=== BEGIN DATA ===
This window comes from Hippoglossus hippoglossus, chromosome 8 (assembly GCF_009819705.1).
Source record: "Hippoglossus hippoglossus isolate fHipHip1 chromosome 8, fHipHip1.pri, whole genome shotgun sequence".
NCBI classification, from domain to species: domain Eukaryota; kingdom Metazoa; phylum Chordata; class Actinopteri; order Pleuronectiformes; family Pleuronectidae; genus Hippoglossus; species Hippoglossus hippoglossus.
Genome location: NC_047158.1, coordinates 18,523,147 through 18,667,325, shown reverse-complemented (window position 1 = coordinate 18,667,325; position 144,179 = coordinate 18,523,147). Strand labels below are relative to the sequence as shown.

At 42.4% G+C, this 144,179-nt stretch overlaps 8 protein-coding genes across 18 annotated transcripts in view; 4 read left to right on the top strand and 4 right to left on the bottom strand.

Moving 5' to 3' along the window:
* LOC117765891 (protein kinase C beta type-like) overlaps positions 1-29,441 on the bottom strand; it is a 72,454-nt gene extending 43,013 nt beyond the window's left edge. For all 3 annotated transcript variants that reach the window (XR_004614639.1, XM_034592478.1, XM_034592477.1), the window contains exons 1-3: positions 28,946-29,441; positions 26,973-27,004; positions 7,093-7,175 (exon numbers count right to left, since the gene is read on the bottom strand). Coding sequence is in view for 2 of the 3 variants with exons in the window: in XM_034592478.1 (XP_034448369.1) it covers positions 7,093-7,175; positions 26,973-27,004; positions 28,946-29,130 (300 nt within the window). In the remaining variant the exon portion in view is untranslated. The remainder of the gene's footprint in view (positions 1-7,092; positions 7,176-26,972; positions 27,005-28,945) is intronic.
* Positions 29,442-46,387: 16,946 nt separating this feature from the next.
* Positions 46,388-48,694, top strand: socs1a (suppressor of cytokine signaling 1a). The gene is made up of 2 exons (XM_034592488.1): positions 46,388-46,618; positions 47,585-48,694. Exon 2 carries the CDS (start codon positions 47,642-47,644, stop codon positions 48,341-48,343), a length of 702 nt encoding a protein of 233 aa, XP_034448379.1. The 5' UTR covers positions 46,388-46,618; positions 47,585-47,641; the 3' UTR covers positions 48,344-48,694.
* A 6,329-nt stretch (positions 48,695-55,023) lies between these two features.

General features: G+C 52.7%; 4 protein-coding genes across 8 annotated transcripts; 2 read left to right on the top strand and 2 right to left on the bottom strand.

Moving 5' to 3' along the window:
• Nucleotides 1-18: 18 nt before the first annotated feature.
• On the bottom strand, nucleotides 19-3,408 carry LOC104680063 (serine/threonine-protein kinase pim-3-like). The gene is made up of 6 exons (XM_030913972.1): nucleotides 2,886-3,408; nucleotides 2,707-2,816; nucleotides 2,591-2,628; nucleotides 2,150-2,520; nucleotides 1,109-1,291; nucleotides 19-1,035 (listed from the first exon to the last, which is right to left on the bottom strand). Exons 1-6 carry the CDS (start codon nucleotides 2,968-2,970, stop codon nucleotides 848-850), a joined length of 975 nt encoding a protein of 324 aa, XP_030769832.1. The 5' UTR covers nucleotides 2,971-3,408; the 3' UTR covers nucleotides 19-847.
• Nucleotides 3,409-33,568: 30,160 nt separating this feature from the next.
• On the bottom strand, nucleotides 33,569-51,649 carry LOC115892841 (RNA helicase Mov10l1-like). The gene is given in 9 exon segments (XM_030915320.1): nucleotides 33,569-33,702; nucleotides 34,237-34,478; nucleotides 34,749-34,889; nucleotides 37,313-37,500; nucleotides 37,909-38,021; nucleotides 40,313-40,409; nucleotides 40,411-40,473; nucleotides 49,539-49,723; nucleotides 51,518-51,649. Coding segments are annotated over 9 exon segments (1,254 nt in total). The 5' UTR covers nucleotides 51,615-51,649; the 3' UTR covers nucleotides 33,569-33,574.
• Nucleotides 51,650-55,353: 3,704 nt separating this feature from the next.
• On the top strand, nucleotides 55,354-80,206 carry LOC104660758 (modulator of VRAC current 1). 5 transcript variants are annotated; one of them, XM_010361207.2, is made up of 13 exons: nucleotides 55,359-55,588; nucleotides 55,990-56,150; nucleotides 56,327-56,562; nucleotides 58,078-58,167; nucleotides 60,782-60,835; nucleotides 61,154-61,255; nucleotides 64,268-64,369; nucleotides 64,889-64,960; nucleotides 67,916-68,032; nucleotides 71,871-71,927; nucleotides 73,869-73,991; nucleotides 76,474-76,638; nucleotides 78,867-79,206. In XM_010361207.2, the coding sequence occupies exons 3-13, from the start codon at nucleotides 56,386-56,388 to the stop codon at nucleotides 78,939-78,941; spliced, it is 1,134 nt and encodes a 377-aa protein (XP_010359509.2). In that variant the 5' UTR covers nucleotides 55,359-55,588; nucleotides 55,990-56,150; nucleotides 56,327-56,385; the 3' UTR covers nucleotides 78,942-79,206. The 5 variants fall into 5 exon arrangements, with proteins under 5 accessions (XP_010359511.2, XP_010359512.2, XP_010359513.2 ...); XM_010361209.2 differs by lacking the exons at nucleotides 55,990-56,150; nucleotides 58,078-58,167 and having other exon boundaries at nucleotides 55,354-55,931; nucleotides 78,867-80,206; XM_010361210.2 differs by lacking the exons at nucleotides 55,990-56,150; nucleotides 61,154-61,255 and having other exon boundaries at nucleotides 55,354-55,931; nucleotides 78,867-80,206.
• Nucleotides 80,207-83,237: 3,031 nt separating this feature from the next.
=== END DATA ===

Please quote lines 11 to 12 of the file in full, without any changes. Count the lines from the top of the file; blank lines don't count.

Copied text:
General features: G+C 52.7%; 4 protein-coding genes across 8 annotated transcripts; 2 read left to right on the top strand and 2 right to left on the bottom strand.

Moving 5' to 3' along the window: